Computer Assisted Design
Computer-aided design (CAD) is the use of computers (or workstations) to aid in the creation, modification, analysis, or optimization of a design. CAD software is used to increase the productivity of the designer, improve the quality of design, improve communications through documentation, and to create a database for manufacturing. CAD output is often in the form of electronic files for print, machining, or other manufacturing operations. The term CADD (for Computer assited Design and Drafting) is also used.
Its use in designing electronic systems is known as electronic design automation (EDA). In mechanical design it is known as mechanical design automation (MDA) or computer-aided drafting (CAD), which includes the process of creating a technical drawing with the use of computer software.
CAD software for mechanical design uses either vector-based graphics to depict the objects of traditional drafting, or may also produce raster graphics showing the overall appearance of designed objects. However, it involves more than just shapes. As in the manual drafting of technical and engineering drawings, the output of CAD must convey information, such as materials, processes, dimensions, and tolerances, according to application-specific conventions.
CAD may be used to design curves and figures in two-dimensional (2D) space; or curves, surfaces, and solids in three-dimensional (3D) space.
CAD is an important industrial art extensively used in many applications, including automotive, shipbuilding, and aerospace industries, industrial and architectural design, prosthetics, and many more. CAD is also widely used to produce computer animation for special effectsin movies, advertising and technical manuals, often called DCC digital content creation. Because of its enormous economic importance, CAD has been a major driving force for research in computational geometry, computer graphics(both hardware and software), and discrete differential geometry.
The design of geometric models for object shapes, in particular, is occasionally called computer-aided geometric design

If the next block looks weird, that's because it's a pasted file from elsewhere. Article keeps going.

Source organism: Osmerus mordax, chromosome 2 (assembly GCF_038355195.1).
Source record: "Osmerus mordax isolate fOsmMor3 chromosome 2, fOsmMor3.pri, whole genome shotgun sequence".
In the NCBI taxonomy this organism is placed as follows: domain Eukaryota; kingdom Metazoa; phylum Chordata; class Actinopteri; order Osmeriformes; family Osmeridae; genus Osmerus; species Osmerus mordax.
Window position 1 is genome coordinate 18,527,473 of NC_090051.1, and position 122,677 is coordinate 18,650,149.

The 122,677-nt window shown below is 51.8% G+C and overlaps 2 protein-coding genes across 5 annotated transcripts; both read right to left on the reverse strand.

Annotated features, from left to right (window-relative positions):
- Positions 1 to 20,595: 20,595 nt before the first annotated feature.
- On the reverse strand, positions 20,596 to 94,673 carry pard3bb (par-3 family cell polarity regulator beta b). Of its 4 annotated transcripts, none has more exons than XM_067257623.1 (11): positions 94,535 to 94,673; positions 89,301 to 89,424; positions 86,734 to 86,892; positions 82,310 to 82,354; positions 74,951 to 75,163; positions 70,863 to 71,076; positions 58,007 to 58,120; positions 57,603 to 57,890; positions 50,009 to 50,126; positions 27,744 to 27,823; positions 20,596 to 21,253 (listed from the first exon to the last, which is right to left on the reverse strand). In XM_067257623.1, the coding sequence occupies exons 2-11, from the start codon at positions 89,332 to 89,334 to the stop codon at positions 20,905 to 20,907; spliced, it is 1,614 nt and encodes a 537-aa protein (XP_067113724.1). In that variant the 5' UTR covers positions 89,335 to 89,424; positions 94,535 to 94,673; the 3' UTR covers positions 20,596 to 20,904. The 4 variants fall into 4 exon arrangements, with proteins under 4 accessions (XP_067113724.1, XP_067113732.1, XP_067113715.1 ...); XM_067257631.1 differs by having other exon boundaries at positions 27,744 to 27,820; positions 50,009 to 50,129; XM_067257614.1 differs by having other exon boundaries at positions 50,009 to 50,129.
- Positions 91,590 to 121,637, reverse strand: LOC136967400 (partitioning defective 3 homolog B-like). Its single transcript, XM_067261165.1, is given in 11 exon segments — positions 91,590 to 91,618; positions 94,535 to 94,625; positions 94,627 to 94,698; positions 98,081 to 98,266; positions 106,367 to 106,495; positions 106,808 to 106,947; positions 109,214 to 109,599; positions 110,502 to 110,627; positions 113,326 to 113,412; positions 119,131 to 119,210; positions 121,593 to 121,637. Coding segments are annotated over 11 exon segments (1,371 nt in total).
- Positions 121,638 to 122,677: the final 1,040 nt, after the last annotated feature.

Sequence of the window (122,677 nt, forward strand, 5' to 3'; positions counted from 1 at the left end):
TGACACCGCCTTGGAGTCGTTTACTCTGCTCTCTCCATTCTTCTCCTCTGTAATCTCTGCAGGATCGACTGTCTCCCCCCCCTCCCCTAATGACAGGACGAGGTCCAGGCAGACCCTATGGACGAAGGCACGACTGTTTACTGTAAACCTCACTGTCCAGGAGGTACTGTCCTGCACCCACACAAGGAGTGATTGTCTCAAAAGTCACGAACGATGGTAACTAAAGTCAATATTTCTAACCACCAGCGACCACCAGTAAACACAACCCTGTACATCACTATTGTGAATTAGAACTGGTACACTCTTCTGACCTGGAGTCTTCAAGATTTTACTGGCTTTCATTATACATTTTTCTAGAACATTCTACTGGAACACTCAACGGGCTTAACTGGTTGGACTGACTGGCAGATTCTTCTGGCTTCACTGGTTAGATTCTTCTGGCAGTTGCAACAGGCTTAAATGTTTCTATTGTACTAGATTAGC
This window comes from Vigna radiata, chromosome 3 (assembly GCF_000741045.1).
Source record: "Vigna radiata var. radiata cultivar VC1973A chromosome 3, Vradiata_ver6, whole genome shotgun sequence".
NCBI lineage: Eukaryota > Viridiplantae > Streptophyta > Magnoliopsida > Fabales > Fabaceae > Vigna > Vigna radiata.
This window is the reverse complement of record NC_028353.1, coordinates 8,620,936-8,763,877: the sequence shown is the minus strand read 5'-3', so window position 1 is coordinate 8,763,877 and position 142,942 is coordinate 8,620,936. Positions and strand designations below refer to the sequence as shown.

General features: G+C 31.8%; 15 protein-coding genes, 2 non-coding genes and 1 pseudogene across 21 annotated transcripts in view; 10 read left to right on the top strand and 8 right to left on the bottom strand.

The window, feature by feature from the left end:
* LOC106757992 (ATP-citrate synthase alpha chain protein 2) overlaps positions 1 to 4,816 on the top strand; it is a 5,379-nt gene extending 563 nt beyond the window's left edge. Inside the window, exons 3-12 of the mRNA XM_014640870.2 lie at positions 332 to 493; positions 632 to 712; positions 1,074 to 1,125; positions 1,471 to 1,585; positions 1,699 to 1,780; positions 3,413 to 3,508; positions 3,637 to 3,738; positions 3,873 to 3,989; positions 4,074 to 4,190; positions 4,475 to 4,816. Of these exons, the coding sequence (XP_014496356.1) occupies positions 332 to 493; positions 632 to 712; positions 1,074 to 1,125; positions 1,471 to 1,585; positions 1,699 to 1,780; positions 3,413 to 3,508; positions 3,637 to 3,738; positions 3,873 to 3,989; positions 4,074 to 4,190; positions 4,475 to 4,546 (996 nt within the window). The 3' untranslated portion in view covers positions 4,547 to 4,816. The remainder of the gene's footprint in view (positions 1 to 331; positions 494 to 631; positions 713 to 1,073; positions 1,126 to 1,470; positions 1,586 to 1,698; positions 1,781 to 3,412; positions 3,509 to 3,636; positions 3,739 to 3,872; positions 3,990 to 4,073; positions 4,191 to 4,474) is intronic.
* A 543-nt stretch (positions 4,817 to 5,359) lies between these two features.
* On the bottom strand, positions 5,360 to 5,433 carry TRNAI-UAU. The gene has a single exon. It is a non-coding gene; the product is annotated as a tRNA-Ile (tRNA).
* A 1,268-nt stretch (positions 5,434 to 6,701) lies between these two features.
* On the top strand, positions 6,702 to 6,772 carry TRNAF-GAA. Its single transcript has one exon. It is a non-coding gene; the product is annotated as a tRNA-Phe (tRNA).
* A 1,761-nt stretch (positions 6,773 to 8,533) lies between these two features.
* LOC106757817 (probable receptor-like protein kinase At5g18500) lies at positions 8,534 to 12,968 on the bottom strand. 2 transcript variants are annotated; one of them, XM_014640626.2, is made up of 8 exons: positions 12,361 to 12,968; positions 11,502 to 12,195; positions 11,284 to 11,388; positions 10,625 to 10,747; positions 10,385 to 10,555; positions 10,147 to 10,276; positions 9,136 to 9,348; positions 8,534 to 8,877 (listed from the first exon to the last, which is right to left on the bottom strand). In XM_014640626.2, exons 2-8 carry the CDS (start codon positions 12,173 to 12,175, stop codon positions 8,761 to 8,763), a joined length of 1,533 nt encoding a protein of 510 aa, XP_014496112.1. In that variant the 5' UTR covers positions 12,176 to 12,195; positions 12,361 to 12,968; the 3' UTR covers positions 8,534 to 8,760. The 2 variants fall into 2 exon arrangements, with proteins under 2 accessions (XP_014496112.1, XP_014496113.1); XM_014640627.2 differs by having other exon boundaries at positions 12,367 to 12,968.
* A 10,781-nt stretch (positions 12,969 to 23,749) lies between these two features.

Computer-aided design is one of the many tools used by engineers and designers and is used in many ways depending on the profession of the user and the type of software in question.
CAD is one part of the whole digital product development (DPD) activity within the product lifecycle management (PLM) processes, and as such is used together with other tools, which are either integrated modules or stand-alone products, such as:
CAD is also used for the accurate creation of photo simulations that are often required in the preparation of environmental impact reports, in which computer-aided designs of intended buildings are superimposed into photographs of existing environments to represent what that locale will be like, where the proposed facilities are allowed to be built. Potential blockage of view corridors and shadow studies are also frequently analyzed through the use of CAD.
CAD has been proven to be useful to engineers as well. Using four properties which are history, features, parametrization, and high-level constraints. The construction history can be used to look back into the model’s personal features and work on the single area rather than the whole model. Parameters and constraints can be used to determine the size, shape, and other properties of the different modeling elements. The features in the CAD system can be used for the variety of tools for measurement such as tensile strength, yield strength, electrical or electromagnetic properties. Also its stress, strain, timing or how the element gets affected in certain temperatures, etc.
CAD software enables engineers and architects to design, inspect and manage engineering projects within an integrated graphical user interface (GUI) on a personal computersystem. Most applications support solid modeling with boundary representation (B-Rep) and NURBS geometry, and enable the same to be published in a variety of formats. A geometric modeling kernel is a software component that provides solid modeling and surface modeling features to CAD applications.
Based on market statistics, commercial software from Autodesk, Dassault Systems, Siemens PLM Software, and PTC dominate the CAD industry. The following is a list of major CAD applications, grouped by usage statistics.
Freeware and open source